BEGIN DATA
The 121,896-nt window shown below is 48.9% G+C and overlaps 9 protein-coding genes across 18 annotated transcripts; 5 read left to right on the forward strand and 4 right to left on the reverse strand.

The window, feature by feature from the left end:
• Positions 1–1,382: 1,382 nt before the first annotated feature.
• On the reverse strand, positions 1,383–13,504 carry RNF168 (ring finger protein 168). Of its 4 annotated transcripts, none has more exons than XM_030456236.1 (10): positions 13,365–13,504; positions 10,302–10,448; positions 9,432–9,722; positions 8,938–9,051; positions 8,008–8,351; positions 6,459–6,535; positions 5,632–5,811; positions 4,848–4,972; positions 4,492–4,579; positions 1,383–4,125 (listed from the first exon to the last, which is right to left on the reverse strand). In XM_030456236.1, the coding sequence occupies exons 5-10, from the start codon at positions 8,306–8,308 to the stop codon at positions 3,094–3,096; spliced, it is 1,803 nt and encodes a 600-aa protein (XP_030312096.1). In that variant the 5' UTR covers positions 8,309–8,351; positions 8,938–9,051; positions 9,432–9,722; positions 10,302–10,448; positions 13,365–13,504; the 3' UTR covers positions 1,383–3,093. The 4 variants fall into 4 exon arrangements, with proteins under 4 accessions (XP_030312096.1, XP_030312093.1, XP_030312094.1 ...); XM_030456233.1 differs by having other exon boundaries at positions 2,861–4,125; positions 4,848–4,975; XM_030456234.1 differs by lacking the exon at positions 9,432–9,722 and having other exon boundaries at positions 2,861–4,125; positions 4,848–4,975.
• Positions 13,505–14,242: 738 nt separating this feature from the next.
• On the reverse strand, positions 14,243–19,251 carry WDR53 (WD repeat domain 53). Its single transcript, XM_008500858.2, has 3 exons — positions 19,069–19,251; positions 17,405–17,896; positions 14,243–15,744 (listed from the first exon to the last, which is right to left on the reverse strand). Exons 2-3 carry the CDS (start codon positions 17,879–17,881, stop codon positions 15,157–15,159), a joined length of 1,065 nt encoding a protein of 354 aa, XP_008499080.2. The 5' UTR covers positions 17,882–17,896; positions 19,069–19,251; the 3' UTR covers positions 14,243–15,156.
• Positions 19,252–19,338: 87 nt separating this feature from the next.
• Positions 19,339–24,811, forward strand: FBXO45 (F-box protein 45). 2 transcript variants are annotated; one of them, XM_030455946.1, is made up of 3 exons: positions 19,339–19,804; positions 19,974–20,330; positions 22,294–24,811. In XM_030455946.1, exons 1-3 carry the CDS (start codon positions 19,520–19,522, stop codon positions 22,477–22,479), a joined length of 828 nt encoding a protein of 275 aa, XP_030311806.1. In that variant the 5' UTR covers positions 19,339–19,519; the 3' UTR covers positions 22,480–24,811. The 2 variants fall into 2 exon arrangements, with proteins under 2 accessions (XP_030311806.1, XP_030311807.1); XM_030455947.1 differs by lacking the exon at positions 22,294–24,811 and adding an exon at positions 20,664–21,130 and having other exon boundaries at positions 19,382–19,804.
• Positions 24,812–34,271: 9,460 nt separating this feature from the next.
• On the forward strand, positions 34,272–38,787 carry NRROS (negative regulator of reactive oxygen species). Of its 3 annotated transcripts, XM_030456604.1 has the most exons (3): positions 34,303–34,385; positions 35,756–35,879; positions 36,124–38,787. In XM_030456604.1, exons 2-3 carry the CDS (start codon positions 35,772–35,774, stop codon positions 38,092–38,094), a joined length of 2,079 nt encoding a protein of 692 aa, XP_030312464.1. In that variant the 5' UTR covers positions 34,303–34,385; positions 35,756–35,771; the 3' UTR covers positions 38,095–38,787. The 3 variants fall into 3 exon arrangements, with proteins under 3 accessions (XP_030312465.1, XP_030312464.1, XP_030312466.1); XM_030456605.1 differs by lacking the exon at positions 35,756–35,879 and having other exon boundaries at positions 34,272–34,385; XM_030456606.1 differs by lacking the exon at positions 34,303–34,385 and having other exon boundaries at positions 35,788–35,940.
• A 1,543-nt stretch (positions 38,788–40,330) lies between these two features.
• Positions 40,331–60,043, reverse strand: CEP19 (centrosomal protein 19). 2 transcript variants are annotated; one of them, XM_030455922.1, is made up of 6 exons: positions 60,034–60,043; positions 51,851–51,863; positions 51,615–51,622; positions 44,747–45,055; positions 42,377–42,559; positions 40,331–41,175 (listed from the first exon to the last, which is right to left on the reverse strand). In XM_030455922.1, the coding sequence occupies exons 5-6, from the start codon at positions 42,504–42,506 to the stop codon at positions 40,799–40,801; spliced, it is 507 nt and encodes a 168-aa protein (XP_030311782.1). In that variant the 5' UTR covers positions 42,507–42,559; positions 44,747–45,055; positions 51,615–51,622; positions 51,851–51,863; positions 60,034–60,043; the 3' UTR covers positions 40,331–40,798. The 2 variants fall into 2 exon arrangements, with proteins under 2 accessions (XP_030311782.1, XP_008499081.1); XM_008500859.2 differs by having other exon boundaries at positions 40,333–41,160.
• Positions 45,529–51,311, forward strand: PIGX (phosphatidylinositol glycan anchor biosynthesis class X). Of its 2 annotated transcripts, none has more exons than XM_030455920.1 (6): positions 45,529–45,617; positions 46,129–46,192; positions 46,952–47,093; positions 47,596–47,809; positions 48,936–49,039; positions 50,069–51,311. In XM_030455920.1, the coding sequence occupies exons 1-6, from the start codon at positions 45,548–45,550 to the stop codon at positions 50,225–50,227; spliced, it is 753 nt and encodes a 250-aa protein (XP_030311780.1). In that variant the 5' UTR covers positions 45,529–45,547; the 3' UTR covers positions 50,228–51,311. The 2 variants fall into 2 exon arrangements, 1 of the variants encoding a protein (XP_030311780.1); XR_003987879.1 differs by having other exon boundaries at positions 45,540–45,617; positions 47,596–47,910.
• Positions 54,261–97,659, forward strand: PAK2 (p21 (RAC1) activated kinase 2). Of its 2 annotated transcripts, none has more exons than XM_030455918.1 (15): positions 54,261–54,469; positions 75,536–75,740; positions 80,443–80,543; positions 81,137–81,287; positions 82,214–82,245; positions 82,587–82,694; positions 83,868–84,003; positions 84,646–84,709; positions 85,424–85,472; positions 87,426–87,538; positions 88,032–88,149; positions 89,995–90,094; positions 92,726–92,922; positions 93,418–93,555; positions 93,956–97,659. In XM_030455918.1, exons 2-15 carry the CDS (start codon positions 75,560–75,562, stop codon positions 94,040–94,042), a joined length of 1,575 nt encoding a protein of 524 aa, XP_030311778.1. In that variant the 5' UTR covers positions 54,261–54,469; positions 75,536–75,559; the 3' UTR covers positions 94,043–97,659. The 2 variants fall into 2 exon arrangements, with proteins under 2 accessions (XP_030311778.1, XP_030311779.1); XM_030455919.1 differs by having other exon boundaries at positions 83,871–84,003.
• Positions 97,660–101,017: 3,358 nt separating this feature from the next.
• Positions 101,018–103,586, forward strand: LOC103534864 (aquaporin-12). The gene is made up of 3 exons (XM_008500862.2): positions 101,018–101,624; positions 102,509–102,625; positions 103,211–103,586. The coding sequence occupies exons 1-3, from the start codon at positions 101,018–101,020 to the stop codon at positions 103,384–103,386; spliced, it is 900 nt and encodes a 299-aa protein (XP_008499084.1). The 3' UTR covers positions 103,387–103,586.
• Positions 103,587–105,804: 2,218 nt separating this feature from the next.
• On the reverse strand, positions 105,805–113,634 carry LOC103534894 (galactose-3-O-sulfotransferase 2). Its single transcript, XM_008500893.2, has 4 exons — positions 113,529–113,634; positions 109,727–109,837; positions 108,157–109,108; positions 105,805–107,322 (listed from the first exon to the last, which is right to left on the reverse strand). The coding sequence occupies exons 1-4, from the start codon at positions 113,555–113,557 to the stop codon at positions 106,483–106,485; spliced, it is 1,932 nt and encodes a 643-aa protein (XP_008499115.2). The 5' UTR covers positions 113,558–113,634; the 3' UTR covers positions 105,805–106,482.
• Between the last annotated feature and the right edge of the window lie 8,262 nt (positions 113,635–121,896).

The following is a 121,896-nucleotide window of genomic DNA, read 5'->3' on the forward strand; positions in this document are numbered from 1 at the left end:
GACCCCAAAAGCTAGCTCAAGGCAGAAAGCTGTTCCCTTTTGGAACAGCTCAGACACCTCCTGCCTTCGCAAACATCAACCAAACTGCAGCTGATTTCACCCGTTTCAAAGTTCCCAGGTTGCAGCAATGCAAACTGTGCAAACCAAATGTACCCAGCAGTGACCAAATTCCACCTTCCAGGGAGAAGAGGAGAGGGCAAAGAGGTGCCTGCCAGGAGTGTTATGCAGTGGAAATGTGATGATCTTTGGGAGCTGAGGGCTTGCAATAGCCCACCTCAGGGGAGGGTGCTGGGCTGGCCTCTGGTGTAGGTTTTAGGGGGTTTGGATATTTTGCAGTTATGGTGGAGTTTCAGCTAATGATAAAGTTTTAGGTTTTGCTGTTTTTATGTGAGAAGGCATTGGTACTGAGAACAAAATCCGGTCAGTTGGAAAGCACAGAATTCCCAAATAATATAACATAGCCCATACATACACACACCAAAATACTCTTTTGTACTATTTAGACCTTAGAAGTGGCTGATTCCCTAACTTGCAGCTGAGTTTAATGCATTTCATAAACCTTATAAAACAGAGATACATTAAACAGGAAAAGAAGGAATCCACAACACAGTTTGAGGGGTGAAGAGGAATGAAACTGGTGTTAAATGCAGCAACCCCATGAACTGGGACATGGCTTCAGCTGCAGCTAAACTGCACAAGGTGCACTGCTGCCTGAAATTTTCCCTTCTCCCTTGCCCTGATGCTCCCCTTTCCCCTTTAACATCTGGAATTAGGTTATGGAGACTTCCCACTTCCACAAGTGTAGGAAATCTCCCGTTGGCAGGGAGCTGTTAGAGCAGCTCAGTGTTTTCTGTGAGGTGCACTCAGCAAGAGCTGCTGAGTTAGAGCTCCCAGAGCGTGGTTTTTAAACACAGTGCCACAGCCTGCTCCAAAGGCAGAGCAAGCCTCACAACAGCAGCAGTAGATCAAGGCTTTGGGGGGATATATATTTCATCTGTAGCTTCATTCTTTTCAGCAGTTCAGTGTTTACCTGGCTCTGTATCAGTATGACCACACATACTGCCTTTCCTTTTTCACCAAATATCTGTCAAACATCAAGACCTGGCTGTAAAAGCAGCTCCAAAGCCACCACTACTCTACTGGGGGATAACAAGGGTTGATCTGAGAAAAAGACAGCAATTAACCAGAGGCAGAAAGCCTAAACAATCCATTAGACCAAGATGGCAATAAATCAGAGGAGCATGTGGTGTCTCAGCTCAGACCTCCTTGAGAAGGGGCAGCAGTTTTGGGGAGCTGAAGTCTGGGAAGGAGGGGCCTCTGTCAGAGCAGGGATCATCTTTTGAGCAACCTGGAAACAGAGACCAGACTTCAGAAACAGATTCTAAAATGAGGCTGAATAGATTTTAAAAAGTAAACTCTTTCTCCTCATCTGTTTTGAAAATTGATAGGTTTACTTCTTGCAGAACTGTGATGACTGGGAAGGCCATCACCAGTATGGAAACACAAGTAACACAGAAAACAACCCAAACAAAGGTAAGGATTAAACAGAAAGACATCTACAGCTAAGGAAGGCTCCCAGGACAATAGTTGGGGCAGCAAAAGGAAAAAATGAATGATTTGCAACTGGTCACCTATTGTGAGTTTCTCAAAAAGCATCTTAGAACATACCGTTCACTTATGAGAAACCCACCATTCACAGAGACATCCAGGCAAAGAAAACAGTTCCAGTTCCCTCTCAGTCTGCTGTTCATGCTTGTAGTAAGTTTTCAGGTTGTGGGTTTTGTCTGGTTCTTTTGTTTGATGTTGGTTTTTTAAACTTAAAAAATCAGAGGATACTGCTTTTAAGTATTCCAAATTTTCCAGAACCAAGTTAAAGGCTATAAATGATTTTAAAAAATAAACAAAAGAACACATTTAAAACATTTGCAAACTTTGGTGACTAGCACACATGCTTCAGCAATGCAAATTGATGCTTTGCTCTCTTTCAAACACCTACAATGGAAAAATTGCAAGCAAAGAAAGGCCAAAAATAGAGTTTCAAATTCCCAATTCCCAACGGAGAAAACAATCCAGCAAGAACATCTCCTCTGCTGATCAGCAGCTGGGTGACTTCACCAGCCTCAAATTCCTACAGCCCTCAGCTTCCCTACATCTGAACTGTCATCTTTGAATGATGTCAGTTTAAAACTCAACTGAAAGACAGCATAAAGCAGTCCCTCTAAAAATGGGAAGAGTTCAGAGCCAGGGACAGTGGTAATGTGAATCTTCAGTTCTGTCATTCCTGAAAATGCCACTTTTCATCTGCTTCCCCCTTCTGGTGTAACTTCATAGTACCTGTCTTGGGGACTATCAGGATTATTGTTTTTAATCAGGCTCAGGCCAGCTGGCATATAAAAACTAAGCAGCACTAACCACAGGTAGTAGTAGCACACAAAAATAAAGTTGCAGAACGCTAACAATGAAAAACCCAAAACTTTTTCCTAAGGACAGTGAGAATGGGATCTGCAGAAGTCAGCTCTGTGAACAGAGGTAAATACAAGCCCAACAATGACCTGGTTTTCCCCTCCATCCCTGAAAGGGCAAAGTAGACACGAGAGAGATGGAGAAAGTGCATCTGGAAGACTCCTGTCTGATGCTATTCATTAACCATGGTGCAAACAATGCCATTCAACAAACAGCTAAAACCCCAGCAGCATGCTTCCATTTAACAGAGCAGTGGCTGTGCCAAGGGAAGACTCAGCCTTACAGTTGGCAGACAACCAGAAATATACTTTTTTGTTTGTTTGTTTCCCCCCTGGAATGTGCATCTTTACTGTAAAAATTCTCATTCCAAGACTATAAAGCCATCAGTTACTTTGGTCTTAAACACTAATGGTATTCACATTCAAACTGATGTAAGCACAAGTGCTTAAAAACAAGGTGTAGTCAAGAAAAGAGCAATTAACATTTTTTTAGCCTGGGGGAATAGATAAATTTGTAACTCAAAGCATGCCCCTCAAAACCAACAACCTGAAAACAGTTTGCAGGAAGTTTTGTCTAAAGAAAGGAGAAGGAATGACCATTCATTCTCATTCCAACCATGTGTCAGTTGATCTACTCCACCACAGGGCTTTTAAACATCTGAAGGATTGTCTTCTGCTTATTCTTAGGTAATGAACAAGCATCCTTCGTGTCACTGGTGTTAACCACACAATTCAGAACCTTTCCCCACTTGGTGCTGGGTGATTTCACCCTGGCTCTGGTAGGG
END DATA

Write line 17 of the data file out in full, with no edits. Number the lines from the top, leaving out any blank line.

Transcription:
• Positions 103,587–105,804: 2,218 nt separating this feature from the next.